dbt is a great tool for the transform part of ELT, but there are times when you might also want to load data from cloud storage (e.g. AWS S3, Azure Data Lake Storage Gen 2 or Google Cloud Storage) into Databricks. To make this simple, dbt-databricks now provides the macro databricks_copy_into for loading many file formats, including Parquet, JSON and CSV, from cloud storage into Delta tables. Under the hood, the macro uses the COPY INTO SQL command.

Note: dbt natively provides a seeds command but this can only load local CSV files.

COPY INTO is a retriable and idempotent operation which means any files that have already been loaded will be skipped if the command is run again on the same files.

To use the macro, first set up temporary credentials to the cloud storage location and then run the databricks_copy_into macro using the CLI command below to load the data with the temporary credentials provided and any other required arguments for COPY INTO. The following example shows how to load CSVs including headers from an AWS S3 bucket with automatic schema inference:

dbt run-operation databricks_copy_into --args "
target_table: [target_table]
source: 's3://[your_bucket]/path'
file_format: csv
  AWS_ACCESS_KEY: '[temp_access_key_id]'
  AWS_SECRET_KEY: '[temp_secret_access_key]'
  AWS_SESSION_TOKEN: '[temp_session_token]
  mergeSchema: 'true'
  header: 'true'
  mergeSchema: 'true'

Optimize performance of Delta tables using dbt post hooks

Databricks offers fast out of the box query performance for data stored in Delta format. To unlock reliably fast performance, we recommend running the following SQL statements to manage and optimize tables created as part of your dbt project:

  • OPTIMIZE - Coalesce small files into larger ones to improve the speed of read queries.
  • ZORDER - Colocate column information in the same set of files so that Delta Lake data-skipping algorithms reduce the amount of data that needs to be read for queries.
  • ANALYZE TABLE … COMPUTE STATISTICS - collects statistics used by the Databricks SQL query optimizer to find a better query execution plan.

Continuing with the jaffle_shop example, you should run these SQL commands each time the customers table is updated with new data. The table is z-ordered on the customer_id column, a common column used for filtering or joins.

OPTIMIZE customers ZORDER BY customer_id;

The easiest way to do this is a dbt project is to use post-hooks which can be added to the config block at the top of each model. The customers.sql model can be updated to have this config block and post hook:

{{ config(
        "OPTIMIZE {{ this }} ZORDER BY customer_id;",
) }}

Now each time the dbt project is run any dbt models with these post-hook configs will run the SQL statements after the table is created or updated, ensuring your tables are always fully optimized.

Databricks SQL query history showing the SQL for models and post hooks
Databricks SQL query history showing the SQL for models and post hooks

You can easily monitor all the SQL statements run by dbt using the Databricks SQL query history page, which shows OPTIMIZE and ANALYZE running after the tables are created.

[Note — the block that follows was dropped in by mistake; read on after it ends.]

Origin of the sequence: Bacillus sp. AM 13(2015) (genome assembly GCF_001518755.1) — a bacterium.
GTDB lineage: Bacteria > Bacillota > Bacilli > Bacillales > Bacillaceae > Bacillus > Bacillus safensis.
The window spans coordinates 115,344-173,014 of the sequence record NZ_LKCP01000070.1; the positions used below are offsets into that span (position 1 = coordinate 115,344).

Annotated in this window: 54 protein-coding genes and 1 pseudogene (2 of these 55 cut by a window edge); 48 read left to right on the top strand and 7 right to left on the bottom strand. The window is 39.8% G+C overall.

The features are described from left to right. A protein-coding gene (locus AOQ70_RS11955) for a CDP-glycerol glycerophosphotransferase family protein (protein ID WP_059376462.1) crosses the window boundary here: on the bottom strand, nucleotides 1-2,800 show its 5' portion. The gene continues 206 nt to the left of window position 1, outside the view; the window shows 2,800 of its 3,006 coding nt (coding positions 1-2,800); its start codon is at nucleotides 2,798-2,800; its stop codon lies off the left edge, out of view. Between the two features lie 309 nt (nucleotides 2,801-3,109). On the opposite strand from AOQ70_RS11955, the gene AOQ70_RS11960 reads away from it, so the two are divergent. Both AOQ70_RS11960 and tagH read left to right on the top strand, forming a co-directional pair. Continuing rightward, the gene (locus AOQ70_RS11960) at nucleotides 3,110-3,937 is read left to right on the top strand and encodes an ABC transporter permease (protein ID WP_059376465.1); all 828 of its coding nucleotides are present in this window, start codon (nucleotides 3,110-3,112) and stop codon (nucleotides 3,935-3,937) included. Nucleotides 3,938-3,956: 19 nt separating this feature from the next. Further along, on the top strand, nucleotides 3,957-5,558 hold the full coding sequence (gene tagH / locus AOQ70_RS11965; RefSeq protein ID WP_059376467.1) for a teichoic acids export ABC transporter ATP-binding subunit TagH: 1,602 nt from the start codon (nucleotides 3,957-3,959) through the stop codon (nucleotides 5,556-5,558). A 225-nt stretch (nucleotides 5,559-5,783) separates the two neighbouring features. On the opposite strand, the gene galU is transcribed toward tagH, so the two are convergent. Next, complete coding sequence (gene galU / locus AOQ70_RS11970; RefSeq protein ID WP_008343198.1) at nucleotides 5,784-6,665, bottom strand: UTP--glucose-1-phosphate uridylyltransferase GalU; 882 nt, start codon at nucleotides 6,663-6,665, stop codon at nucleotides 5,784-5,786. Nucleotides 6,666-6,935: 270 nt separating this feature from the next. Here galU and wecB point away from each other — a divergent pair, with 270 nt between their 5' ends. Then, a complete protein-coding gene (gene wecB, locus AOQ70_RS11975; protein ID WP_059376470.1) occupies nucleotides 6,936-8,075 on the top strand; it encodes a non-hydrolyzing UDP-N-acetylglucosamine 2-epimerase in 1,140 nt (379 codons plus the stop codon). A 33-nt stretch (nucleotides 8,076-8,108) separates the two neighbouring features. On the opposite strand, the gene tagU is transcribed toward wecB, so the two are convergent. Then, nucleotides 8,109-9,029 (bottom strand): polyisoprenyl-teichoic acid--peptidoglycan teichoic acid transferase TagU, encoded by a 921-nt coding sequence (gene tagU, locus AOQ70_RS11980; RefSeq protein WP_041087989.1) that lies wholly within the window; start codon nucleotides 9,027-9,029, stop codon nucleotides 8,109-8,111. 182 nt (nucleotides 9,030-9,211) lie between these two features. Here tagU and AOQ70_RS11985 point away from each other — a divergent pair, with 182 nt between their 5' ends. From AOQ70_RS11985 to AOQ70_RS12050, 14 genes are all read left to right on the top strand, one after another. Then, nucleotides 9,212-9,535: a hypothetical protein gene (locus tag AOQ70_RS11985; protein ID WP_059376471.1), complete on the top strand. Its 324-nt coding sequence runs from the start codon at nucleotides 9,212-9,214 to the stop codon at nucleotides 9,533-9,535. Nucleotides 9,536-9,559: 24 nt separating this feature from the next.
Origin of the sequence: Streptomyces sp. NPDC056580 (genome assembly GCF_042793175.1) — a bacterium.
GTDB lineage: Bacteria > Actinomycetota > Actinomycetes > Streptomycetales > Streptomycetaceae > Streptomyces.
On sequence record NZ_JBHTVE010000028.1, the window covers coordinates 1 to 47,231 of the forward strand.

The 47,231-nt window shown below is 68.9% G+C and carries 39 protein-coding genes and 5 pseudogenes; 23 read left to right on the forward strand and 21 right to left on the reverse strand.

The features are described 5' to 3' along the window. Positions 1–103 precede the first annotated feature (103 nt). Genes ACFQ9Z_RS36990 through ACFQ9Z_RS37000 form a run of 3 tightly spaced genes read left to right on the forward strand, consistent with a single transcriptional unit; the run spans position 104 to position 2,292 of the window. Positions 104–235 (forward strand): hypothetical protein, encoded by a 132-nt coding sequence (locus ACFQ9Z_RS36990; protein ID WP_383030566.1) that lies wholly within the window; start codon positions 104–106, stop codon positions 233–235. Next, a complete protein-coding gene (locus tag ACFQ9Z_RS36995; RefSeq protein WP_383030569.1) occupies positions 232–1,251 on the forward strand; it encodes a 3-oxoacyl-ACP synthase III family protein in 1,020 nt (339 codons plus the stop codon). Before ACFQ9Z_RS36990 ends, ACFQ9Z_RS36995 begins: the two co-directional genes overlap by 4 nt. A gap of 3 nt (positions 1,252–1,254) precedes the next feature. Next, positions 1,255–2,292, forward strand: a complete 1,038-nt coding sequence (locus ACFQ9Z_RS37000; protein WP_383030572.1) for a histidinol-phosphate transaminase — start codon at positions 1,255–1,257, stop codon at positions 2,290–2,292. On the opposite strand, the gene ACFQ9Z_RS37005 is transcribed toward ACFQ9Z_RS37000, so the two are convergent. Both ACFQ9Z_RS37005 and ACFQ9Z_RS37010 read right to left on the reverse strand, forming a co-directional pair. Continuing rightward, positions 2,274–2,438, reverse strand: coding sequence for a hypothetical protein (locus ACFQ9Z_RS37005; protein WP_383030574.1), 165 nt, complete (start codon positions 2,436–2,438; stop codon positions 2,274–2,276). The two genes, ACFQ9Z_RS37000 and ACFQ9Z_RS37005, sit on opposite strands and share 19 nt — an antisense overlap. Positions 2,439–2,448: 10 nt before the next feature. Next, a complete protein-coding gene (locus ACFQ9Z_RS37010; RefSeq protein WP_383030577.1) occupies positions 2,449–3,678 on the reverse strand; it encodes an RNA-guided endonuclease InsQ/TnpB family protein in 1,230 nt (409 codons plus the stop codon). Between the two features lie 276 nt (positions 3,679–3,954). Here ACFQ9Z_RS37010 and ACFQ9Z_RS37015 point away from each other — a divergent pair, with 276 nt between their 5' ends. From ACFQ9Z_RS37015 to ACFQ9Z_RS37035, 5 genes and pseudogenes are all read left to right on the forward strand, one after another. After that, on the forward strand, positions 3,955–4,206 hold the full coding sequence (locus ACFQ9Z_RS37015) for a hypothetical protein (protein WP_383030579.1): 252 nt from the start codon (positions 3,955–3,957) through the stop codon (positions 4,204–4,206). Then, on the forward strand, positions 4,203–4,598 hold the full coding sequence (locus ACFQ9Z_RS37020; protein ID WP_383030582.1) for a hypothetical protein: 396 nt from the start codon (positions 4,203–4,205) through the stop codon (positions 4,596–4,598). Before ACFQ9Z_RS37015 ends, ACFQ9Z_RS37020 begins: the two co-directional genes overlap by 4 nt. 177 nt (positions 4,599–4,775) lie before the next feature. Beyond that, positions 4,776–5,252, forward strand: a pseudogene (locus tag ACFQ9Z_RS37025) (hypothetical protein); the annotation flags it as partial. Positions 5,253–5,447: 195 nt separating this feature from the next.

Run the dbt_project_evaluator to ensure your project meets best practices

dbt Labs provide prescriptive guidance and best practices on developing and structuring dbt projects in their documentation and popular community slack channel. However, it can be easy to fail to incorporate all of the best practices, especially as projects, models and teams grow. Luckily, dbt Labs have built a nifty package called dbt-project-evaluator that will parse your model directory and surface places where your project does not follow best practices.

To install the package via dbt hub just include the latest version of the package in your packages.yml file:

 - package: dbt-labs/spark_utils
   version: 0.3.0
 - package: dbt-labs/dbt_project_evaluator
   version: 0.2.0

Next, add the following to the dbt_project.yml file to ensure all macros and dbt_utils methods work with Databricks:

  - macro_namespace: dbt_utils
    search_order: ['dbt_project_evaluator', 'spark_utils', 'dbt_utils']

To evaluate your project, install the packages using dbt deps and then run dbt build --select package:dbt_project_evaluator. The example below shows the guidance provided for the default jaffle_shop dbt project by the dbt_project_evaluator package

% dbt build --select package:dbt_project_evaluator
12:31:10  Running with dbt=1.3.1
12:31:12  Found 38 models, 40 tests, 0 snapshots, 0 analyses, 568 macros, 0 operations, 4 seed files, 0 sources, 0 exposures, 0 metrics
… (logs trimmed for example)
12:33:05  Finished running 18 view models, 15 table models, 1 seed, 20 tests in 0 hours 1 minutes and 53.02 seconds (113.02s).
12:33:05  Completed with 3 warnings:
12:33:05  Warning in test dbt_utils_accepted_range_fct_documentation_coverage_documentation_coverage_pct___var_documentation_coverage_target_ (models/marts/documentation/documentation.yml)
12:33:05    Got 1 result, configured to warn if != 0
12:33:05  Warning in test is_empty_fct_model_naming_conventions_ (models/marts/structure/structure.yml)
12:33:05    Got 2 results, configured to warn if != 0
12:33:05  Warning in test is_empty_fct_undocumented_models_ (models/marts/documentation/documentation.yml)
12:33:05    Got 3 results, configured to warn if != 0
12:33:05  Done. PASS=51 WARN=3 ERROR=0 SKIP=0 TOTAL=54

As the evaluator runs, it creates views and tables and then runs tests which provide the guidance for your project. The tables created hold the results to the tests allowing you easily see what needs to be resolved for your dbt project.